Essays in International Finance
- Author(s): Chertman, Fernando
- Advisor(s): Hutchison, Michael
- et al.
This dissertation studies topics of international finance, such as the use of international reserves as a tool of monetary policies by Emerging Markets (EM), the impact of trade costs in cross-country risk sharing, and the new observed deviations from covered interest rate parity. Each chapter of the dissertation approach one of these three topics.
The first chapter investigates extended Taylor rules and foreign exchange intervention functions in large Emerging Markets (EM), measuring the extent to which policies are designed to stabilize output, inflation, exchange rates and accumulate international reserves. We focus on two large emerging markets - India and Brazil. We also consider the impact of greater capital account openness and which rules dominate when policy conflicts arise. We find that output stabilization is a dominant characteristic of interest rate policy in India, as is inflation targeting in Brazil. Both countries actively use intervention policy to achieve exchange rate stabilization and, at times, stabilizing reserves around a target level tied to observable economic fundamentals. Large unpredicted intervention purchases (sales) accommodate low (high) interest rates, suggesting that external operations are subordinate to domestic policy objectives. We extend the work to Chile and China for purposes of comparison. Chile’s policy functions are similar to Brazil, while China pursues policies that substantially diverge from other EMs.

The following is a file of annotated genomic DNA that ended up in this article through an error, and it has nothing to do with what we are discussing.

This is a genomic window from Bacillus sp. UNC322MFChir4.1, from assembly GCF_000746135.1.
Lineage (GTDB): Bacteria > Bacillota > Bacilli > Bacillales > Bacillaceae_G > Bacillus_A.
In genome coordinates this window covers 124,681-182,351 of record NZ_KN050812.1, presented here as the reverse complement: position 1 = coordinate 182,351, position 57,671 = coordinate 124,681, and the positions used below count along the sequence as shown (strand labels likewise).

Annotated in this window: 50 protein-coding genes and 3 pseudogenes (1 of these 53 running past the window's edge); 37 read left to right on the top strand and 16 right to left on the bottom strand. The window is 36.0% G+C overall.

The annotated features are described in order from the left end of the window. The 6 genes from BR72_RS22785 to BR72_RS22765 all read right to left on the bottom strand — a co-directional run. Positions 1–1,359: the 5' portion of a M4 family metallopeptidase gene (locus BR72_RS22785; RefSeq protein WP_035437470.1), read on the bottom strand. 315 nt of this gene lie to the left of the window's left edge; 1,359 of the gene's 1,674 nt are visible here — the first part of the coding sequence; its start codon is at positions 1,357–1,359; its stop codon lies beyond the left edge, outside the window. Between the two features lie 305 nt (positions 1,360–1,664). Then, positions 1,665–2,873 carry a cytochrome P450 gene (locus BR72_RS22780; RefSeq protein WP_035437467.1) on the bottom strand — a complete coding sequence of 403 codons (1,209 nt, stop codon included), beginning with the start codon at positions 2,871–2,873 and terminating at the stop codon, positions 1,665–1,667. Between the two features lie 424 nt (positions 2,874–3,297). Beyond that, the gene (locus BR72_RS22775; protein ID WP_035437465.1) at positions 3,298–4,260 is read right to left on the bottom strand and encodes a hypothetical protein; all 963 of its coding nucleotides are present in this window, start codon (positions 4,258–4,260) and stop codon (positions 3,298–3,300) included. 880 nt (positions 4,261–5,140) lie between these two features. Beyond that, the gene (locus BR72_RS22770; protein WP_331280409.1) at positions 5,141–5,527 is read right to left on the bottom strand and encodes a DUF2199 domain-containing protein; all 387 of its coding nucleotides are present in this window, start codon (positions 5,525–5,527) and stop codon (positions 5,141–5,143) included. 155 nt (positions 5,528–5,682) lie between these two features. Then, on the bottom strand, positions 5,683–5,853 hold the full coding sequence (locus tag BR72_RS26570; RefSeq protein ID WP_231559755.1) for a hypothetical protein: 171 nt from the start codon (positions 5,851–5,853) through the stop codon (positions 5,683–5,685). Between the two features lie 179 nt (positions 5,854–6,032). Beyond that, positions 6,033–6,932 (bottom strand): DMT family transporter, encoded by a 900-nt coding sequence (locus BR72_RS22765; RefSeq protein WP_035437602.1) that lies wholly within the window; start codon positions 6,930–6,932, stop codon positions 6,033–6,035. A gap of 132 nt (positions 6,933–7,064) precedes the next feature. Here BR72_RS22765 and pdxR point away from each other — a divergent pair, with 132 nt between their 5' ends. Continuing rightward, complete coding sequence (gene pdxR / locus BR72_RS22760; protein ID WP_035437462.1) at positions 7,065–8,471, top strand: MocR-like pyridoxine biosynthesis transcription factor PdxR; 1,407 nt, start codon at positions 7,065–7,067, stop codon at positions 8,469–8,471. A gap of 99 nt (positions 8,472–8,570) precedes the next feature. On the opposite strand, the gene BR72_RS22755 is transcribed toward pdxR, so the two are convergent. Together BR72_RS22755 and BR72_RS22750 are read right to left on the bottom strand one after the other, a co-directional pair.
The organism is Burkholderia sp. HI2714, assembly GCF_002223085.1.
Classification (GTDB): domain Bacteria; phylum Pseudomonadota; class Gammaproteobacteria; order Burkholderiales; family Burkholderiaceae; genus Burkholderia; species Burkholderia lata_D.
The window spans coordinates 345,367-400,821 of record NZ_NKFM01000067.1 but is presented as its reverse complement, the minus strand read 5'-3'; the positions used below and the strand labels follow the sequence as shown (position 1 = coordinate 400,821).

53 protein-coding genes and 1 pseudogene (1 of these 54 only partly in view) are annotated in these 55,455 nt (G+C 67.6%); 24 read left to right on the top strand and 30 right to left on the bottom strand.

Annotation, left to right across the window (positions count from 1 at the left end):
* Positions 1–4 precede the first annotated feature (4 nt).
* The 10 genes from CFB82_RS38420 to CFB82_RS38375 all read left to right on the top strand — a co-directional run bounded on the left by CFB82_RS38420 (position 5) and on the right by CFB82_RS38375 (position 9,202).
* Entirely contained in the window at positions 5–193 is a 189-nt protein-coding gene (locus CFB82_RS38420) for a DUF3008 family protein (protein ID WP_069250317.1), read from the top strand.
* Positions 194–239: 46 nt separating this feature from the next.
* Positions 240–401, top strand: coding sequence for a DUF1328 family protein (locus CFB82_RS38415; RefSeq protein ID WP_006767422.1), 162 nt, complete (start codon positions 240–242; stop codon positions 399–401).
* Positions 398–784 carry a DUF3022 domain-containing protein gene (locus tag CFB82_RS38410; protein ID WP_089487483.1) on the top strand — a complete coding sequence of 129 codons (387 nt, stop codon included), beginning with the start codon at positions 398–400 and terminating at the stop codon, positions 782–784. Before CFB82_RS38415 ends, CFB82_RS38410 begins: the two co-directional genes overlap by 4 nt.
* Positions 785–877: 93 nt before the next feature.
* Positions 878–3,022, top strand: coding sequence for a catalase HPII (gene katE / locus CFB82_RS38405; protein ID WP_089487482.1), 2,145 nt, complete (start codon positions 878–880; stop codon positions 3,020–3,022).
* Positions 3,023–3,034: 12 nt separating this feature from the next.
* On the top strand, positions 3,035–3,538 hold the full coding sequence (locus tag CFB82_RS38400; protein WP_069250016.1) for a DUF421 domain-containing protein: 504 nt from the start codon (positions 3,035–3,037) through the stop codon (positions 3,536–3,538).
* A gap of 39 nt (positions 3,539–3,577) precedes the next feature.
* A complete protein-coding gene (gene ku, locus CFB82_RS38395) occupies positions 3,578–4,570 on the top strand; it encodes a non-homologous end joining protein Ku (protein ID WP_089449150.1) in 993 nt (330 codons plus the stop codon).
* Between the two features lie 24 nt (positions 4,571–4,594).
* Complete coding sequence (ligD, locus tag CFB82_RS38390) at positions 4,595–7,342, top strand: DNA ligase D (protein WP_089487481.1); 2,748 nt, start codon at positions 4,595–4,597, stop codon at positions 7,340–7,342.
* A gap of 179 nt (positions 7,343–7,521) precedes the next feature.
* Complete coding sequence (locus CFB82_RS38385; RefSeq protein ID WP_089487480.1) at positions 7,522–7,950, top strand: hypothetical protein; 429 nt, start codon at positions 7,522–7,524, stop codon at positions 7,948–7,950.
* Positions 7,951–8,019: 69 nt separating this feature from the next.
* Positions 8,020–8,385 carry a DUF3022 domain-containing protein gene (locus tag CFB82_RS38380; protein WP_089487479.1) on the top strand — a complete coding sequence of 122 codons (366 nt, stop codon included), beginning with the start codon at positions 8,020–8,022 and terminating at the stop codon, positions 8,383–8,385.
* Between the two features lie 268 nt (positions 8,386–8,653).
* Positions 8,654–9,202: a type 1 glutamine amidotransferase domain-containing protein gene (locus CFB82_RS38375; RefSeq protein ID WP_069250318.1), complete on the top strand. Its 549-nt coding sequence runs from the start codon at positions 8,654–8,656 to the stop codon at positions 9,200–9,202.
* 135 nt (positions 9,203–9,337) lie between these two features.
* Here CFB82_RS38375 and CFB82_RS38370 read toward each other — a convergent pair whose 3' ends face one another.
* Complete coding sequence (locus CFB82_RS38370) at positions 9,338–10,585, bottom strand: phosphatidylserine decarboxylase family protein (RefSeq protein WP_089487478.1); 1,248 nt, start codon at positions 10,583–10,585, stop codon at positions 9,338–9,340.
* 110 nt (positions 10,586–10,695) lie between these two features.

The second chapter empirically examines whether trade costs impede cross-country consumption risk sharing. Using the data for a large panel of countries over the period 1970-2014, we document that bilateral risk sharing improves once a pair of countries become partners under a regional trade agreement. Moreover, we establish a gravity model of consumption risk sharing by finding that bilateral risk sharing decreases in geographical distance between countries. The effect is more pronounced in the absence of regional trade agreements. These empirical findings support the argument that lifting trade barriers promotes risk sharing across countries. \par
The third and last chapter examines the deviation from covered interest rate parity. Being a new phenomena observed especially after the 2008 Great Financial Crisis (GFC), we measured the deviations in a cross-country setup, and explored possible causality channels for this behavior. The empirical findings in this chapter show a big heterogeneity of causalities per country, limiting the possibilities of a unified theoretical model to explain it.